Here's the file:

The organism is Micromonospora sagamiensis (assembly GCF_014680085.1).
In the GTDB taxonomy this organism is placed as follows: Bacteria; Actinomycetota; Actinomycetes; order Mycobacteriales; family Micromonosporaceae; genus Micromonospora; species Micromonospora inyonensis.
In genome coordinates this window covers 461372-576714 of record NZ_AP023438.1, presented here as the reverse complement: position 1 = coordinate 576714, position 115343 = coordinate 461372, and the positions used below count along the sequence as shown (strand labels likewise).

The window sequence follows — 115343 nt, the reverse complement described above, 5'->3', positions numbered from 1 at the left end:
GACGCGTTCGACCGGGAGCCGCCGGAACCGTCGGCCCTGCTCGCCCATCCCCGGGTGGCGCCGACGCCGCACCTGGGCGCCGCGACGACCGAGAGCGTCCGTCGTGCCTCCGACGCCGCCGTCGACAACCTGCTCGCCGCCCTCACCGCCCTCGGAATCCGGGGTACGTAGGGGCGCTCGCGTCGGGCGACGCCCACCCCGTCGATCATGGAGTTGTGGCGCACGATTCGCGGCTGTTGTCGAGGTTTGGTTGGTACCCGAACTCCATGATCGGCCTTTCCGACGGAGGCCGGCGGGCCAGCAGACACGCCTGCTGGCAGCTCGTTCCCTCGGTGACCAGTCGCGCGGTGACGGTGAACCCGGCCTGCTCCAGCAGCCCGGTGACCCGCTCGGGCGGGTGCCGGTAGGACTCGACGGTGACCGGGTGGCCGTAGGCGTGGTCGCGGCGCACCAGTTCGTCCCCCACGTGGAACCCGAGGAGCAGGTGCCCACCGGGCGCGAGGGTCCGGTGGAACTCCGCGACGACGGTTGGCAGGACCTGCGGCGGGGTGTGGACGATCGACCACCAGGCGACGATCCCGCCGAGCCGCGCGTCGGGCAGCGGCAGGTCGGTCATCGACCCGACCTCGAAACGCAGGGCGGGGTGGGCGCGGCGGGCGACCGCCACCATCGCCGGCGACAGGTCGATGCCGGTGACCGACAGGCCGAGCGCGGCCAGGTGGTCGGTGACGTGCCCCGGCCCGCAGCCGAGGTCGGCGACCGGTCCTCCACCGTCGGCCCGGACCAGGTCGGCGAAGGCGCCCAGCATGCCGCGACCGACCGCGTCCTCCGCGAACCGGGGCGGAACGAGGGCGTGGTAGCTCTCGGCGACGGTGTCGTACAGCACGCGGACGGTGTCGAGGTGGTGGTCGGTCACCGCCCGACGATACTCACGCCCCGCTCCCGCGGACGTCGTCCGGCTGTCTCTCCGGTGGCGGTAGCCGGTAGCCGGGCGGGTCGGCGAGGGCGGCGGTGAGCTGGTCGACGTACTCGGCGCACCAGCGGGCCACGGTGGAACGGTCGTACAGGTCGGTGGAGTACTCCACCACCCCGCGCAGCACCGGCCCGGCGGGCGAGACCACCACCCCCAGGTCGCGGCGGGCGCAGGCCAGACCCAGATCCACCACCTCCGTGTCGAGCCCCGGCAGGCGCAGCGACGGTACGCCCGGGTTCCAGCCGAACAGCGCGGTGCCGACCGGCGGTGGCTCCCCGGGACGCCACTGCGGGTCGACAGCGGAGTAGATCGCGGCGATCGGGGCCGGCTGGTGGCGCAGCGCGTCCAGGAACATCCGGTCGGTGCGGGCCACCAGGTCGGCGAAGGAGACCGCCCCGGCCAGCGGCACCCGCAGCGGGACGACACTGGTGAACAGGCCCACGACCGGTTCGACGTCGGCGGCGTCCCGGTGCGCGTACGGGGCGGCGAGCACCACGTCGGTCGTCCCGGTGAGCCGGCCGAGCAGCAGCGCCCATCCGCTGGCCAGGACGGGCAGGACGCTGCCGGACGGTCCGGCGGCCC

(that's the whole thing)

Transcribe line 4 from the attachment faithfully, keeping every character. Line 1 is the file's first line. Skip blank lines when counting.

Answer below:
The window sequence follows — 115343 nt, the reverse complement described above, 5'->3', positions numbered from 1 at the left end: